HPTN 063

Preparing for international prevention trials involving HIV-infected individuals in care settings

Study Summary
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What is HPTN 063?

HPTN 063 was a research study to conduct the preparatory research needed to design a behavioral intervention to decrease sexual transmission risk behaviors in HIV-infected individuals in care and to determine whether a similar intervention structure could be used across various sexual risk groups and cultural settings.

Who participated in the study?

A total of 751 HIV-infected participants (200 MSM in Brazil and Thailand, 300 heterosexual women, and 251 heterosexual men in Brazil, Thailand and Zambia, who had reported recent (within in the last three months) HIV sexual transmission risk behavior.

What happened during the study?

Study participants were enrolled to complete five quarterly quantitative surveys over the course of a year, and provided specimens for sexually transmitted infection analysis. A subset of participants was enrolled for qualitative interviews including community members/stakeholders and a subset of the HIV-infected participants from the quantitative survey.

Results:

By comparing the data across the sites and risk groups, we identified commonalities and variations in participants’ sexual practices, attitudes towards sex, and sexual relationships. The results of these qualitative data are presented according to three themes: (1) protective behaviors; (2) barriers to engaging in sexual safety; and (3) HIV stigma and sexual partnerships.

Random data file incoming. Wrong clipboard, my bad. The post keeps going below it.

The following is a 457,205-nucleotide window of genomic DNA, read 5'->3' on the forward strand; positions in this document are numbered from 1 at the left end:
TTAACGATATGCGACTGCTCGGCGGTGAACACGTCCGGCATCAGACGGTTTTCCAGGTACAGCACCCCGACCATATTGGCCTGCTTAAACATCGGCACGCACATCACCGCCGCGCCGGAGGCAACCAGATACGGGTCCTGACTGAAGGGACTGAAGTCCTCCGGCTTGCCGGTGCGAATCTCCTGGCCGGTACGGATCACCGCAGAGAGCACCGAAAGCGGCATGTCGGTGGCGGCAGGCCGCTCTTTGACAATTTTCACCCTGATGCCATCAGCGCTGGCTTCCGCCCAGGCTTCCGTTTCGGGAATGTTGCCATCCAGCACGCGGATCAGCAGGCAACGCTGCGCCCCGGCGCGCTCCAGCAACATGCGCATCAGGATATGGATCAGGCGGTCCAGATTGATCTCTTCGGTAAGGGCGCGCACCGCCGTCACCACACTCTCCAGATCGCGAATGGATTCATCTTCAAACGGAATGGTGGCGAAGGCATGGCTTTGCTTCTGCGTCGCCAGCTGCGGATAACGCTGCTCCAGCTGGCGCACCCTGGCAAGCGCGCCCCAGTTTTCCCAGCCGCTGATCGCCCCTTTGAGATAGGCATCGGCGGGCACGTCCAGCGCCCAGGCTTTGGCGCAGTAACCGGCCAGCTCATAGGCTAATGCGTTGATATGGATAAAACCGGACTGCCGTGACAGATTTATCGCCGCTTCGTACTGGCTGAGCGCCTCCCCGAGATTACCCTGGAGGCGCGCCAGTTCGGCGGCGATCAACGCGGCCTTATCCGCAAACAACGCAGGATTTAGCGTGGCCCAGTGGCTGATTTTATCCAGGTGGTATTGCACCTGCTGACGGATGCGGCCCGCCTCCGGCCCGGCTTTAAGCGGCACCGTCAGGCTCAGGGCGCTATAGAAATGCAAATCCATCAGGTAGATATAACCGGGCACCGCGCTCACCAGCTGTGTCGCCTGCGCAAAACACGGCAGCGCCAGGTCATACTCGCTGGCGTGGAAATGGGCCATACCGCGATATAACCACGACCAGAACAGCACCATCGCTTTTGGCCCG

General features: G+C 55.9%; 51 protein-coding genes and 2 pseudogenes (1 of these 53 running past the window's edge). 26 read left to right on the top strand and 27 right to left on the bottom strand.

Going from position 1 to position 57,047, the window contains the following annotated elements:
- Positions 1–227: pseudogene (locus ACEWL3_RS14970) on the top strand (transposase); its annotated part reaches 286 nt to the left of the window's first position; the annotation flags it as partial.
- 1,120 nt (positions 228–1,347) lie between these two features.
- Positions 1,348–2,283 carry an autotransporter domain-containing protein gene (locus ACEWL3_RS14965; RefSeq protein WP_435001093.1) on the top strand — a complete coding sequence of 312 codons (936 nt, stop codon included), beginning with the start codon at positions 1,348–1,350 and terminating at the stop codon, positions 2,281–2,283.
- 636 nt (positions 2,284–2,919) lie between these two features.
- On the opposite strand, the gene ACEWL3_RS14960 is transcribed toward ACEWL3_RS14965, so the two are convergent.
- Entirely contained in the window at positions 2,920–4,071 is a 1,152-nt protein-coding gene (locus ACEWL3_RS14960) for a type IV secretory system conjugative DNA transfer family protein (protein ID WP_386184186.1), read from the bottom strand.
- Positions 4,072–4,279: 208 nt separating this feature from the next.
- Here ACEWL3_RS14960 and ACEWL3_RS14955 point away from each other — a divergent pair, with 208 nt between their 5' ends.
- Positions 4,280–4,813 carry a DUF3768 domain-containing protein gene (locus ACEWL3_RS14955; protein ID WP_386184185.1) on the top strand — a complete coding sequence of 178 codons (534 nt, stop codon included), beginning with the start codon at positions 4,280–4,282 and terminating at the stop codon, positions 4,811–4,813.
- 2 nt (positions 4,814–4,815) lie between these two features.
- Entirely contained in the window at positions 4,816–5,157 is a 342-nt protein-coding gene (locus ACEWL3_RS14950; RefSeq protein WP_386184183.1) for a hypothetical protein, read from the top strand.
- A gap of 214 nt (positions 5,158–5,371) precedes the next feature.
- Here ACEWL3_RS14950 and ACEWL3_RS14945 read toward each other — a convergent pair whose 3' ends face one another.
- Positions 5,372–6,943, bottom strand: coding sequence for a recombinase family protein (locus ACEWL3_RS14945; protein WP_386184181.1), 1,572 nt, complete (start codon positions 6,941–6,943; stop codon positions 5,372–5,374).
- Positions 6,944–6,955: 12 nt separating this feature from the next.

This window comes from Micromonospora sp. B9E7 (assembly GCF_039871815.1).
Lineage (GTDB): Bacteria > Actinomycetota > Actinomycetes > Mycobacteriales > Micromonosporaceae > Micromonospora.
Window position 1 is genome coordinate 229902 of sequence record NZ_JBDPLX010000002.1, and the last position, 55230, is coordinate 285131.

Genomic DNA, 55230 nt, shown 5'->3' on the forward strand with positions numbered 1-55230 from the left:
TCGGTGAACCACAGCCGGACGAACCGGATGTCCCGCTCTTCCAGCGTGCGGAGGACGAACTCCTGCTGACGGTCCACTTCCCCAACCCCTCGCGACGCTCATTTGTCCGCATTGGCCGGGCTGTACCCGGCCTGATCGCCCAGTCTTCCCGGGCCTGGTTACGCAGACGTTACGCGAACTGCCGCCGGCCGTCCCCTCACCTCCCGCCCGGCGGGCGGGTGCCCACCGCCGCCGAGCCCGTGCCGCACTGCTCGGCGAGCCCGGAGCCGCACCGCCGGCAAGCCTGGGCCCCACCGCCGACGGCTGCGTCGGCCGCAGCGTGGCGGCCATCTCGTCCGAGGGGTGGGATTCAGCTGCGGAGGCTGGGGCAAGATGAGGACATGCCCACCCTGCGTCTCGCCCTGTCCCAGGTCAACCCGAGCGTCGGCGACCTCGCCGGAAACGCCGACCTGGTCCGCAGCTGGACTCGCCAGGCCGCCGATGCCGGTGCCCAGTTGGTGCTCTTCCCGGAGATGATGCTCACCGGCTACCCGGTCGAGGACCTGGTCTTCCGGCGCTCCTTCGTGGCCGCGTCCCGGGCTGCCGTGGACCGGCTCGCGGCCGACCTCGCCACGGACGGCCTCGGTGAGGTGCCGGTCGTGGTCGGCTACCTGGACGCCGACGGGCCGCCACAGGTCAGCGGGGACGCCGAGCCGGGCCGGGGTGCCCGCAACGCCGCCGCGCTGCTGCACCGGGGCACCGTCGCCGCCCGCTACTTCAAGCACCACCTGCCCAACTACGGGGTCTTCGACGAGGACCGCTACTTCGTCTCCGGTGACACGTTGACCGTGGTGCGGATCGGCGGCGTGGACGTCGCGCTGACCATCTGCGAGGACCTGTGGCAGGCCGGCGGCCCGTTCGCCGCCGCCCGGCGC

1. Participants described many changes in their sexual behavior as a consequence of becoming infected with HIV, including: reduction in sexual activity; increased focus on condom use; and engagement in lower-risk sexual activities. While several shared experiences across the three risk groups (MSW, WSM, and MSM) and sites (Brazil, Thailand, and Zambia) emerged, the data also reflected some notable distinctions.

2. Most of the participants found consistent condom use to be challenging. One of the primary sources of difficulty was that casual and primary sex partners viewed condomless sex as ‘normal’.

3. Individuals living with HIV/AIDS at all sites discussed the effects of HIV on relationships with sex partners. HIV stigma was the most common thread in discussions about relationships with sex partners. A significant theme, especially among WSM, was the need to avoid primary intimate sexual relationships because of worry about how a past or potential partner would react after HIV status disclosure.

Study Documents